Oil benchmarks spiked to a 15-month high on Wednesday (19 October) following a higher than expected decline in US crude inventories, with both Brent and West Texas intermediate (WTI) futures holding levels well clear of the $50 per barrel mark.
In a scheduled data release, the US Energy Information Administration said commercial crude inventories fell by 5.2m barrels stateside to a total of 468.7m barrels in the week through 14 October; more than three times over a market estimate of 1.6m barrels compiled by Reuters.
At 4:54pm BST, the WTI front month futures contract was up 2.78% or $1.40 to $51.69 per barrel, having hit an intraday peak of $51.93; its highest since 16 July 2015. Concurrently, Brent was 2.26% or $1.17 higher at $52.85 per barrel, having hit an intraday peak of $53.14.
Overnight Saudi Arabia also reported a lowering of production. According to the latest submission by Riyadh to the Joint Organizations Data Initiative (JODI), the country's crude oil exports in August fell to 7.305m barrels per day (bpd) from 7.622m bpd in July, as the kingdom pumped less oil.
On the latter point, Saudi oil production from August came in at 10.63m bpd, down from a record high of 10.673m bpd noted in July. Opec agreed to limit its production to a range of 32.5m to 33m bpd on 28 September, but will only spell out the nature of the cuts on 30 November.
Analysts at Vienna-based JBC Energy said lower seasonal requirements underpin their view that Saudi crude production is set to decline anyway in the short-term, even when assuming no Opec action. "Beyond that, the potential for further structural declines in domestic demand for power generation as well as no additional refining capacity coming online next year speak against further increases to Saudi crude output."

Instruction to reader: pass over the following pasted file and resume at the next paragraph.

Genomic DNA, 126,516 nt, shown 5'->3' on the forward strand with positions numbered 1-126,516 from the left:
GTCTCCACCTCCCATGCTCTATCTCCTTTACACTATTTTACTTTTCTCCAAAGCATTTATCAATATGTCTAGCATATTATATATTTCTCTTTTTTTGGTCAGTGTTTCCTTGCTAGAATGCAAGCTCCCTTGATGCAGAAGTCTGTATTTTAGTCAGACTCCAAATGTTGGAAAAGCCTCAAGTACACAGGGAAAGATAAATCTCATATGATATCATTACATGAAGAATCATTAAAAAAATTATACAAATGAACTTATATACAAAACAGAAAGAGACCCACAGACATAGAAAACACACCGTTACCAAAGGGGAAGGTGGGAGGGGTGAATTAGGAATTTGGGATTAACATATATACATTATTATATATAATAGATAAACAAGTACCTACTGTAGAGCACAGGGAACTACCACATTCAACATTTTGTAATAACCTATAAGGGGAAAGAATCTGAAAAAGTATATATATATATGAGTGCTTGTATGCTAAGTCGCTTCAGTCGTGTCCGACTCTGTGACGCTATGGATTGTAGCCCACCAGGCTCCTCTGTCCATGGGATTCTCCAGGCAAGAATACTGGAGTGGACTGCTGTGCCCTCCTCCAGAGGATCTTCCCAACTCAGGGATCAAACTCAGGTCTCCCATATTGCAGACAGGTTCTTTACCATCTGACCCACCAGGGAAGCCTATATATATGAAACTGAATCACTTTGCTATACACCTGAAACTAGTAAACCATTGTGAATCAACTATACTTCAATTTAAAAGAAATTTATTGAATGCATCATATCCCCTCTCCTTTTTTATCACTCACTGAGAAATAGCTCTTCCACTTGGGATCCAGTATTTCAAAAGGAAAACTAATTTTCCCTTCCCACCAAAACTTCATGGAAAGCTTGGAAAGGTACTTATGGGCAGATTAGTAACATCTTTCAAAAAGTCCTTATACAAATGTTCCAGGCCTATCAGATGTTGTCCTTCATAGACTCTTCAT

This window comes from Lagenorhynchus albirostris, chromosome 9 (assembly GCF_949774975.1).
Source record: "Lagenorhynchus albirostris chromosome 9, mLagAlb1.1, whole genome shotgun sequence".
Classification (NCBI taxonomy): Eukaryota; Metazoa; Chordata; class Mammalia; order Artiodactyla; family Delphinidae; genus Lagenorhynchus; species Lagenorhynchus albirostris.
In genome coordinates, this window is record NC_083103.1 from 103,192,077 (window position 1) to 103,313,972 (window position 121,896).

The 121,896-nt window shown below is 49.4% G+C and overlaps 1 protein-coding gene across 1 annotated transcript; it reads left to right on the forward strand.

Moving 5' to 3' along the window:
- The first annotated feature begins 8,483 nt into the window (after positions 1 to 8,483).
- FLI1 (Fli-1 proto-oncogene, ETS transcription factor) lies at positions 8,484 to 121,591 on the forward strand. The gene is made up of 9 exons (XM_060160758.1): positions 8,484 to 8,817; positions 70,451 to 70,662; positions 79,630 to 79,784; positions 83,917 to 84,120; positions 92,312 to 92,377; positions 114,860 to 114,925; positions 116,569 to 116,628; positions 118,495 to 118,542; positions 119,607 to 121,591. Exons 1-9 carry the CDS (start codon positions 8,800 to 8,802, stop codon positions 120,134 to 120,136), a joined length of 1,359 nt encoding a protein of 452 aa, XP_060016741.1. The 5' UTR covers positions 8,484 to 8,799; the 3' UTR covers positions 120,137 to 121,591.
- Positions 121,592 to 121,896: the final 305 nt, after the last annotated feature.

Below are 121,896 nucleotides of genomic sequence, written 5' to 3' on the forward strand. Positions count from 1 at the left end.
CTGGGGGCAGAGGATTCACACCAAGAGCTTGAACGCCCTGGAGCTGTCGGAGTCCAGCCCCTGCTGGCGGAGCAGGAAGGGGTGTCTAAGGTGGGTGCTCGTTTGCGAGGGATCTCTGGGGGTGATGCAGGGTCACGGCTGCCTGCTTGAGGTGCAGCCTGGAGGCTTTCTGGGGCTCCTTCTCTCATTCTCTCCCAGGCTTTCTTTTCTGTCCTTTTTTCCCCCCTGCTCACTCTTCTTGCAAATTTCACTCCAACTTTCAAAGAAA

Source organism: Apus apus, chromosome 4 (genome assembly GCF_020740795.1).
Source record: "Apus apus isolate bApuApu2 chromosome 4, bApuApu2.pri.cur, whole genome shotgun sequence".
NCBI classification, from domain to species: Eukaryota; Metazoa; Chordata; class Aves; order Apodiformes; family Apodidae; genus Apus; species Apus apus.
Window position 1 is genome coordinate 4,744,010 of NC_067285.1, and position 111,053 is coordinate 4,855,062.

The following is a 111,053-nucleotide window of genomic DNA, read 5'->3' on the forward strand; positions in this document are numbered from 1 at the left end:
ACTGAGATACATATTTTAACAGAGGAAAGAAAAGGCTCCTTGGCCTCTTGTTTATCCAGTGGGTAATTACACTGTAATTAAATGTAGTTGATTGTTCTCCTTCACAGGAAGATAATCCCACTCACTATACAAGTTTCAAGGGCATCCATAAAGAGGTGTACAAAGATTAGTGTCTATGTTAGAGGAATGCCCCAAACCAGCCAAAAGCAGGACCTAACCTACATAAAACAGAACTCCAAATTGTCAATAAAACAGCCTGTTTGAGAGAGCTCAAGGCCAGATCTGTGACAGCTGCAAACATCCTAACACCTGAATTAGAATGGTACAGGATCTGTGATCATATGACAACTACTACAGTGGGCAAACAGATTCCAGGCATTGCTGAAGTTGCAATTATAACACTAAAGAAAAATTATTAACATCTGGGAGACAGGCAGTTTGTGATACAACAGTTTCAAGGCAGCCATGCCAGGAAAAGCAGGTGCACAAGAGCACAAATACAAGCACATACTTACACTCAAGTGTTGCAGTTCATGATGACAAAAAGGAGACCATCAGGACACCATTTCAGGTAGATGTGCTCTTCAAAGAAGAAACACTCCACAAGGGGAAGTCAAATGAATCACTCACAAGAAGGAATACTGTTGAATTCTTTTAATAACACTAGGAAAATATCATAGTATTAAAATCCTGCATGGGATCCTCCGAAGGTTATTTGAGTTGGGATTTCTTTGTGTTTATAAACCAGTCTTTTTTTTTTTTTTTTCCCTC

As prospects of an Opec oil production cut agreement remain high, many reckon an oil price above $50 supported by such a cut was likely to improve the fortunes of several non-Opec producers.
In a note to clients, analysts at Commerzbank noted: "A low price level makes much of non-Opec production unprofitable. This makes it all the harder to understand why Opec is talking prices up with its current debate about production cuts, and is thus helping precisely those oil producers it would ideally like to force out of the market."
Away from the oil market, precious metals remained in positive territory for third successive session. At 3:16pm BST, Comex gold futures contract for December delivery was up 0.65% or $8.20 to $1,271.10 an ounce, higher intraday, but well shy of $1,300-plus levels seen last month.
Liz Grant, senior account executive at Sucden Financial said: "Gold, which had recovered some ground overnight, made further gains on Wednesday up to $1,272 as the market begins to correct from 'oversold' and traders begin to consider inflation edging up. A move through $1,275 to $1,280 could trigger significant short-covering.
"Looking ahead, although gold is likely to face strong headwinds in the fourth quarter, we expect the uptrend starting at the end of last year to remain intact in the fourth quarter and the whole of 2017 for a confluence of factors."
Elsewhere, Comex silver for December delivery was up 0.21% or ¢4 to $17.68 an ounce, while spot platinum was up a mere 0.06% or ¢60 at $945.35 an ounce.